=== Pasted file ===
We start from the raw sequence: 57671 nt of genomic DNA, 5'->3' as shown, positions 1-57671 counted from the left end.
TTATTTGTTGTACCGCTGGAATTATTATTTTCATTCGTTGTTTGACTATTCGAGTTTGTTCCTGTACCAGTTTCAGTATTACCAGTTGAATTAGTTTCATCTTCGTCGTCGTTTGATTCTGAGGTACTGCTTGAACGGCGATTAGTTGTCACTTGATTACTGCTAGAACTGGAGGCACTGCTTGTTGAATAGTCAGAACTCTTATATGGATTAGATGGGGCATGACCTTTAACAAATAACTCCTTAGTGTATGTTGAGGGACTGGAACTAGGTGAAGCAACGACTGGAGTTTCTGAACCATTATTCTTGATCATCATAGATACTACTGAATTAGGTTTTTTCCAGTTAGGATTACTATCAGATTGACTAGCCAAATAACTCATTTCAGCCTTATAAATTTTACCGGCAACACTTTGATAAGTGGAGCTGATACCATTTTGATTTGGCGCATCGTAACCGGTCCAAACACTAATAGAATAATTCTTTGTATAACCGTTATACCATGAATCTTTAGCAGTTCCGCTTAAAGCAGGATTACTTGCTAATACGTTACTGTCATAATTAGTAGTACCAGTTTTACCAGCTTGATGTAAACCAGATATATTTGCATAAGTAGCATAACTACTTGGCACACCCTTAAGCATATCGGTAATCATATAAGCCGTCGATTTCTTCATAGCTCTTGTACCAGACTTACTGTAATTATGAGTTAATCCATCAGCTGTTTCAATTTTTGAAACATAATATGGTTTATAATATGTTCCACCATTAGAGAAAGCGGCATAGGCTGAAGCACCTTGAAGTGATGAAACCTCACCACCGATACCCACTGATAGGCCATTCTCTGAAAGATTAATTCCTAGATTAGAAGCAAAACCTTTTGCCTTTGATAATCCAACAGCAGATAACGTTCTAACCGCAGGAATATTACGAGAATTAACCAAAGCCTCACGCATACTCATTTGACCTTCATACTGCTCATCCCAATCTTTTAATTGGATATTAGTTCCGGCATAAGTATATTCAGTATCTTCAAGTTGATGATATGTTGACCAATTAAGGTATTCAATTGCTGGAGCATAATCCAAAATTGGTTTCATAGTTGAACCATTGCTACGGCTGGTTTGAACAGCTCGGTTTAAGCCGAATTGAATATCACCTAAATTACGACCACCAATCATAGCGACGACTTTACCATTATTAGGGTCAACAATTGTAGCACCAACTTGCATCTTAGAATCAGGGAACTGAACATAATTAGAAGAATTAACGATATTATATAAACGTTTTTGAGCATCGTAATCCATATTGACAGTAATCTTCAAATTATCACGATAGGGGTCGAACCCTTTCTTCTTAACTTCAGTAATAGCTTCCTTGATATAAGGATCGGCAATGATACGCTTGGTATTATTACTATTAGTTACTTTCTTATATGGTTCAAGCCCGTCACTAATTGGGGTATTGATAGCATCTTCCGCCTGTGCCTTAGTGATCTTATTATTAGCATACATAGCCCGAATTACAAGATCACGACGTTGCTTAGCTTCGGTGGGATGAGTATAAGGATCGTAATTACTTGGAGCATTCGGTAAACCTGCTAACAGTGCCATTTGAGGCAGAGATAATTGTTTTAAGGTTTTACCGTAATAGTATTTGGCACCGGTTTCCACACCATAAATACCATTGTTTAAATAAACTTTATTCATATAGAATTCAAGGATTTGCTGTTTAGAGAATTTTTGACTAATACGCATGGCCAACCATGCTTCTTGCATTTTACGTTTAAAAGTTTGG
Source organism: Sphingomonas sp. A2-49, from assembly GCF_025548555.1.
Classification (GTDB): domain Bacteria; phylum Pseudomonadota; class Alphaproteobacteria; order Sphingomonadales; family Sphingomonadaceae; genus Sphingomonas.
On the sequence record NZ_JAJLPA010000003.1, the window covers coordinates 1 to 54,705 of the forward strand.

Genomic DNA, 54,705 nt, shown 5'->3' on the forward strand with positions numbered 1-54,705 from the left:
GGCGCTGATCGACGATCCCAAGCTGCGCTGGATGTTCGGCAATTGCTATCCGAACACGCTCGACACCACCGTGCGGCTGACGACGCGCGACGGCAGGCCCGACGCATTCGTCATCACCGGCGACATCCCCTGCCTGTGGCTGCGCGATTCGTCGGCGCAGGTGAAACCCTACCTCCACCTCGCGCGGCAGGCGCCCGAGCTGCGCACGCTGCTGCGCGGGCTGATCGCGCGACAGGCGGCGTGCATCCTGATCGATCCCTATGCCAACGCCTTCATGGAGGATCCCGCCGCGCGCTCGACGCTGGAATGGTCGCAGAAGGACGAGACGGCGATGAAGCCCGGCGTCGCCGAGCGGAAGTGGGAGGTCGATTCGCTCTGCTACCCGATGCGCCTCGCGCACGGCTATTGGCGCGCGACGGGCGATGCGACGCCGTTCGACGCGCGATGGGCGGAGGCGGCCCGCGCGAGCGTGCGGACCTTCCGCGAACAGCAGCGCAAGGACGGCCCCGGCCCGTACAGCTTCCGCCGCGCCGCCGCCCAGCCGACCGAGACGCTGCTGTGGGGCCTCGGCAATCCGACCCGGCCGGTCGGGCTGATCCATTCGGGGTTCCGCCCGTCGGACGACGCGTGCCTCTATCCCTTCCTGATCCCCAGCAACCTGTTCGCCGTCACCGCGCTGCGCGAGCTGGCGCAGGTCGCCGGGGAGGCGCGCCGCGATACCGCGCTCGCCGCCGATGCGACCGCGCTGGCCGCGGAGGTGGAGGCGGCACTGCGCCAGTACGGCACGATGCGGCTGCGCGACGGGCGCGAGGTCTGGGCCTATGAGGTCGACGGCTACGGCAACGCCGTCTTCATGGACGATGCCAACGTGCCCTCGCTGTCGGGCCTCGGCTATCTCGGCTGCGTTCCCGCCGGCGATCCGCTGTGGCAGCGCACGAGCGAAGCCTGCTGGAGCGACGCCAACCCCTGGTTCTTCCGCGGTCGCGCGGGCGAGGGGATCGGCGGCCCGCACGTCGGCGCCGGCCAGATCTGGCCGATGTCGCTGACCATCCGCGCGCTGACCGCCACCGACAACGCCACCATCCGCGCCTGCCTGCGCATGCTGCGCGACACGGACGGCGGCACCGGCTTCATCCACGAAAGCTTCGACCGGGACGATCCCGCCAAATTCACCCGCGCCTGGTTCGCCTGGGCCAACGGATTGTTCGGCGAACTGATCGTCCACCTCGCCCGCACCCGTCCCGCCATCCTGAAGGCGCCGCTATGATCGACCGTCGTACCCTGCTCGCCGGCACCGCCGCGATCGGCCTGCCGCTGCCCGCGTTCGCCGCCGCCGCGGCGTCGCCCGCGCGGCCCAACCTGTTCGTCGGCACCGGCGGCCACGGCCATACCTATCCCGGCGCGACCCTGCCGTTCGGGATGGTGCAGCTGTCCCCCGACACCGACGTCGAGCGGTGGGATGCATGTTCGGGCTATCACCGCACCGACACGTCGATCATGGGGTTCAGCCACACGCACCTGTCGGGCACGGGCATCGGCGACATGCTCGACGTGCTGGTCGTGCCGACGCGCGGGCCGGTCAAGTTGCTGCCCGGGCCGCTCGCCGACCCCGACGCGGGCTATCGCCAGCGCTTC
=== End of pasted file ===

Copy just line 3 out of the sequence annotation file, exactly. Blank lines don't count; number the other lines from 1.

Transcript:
Source organism: Sphingomonas sp. A2-49, from assembly GCF_025548555.1.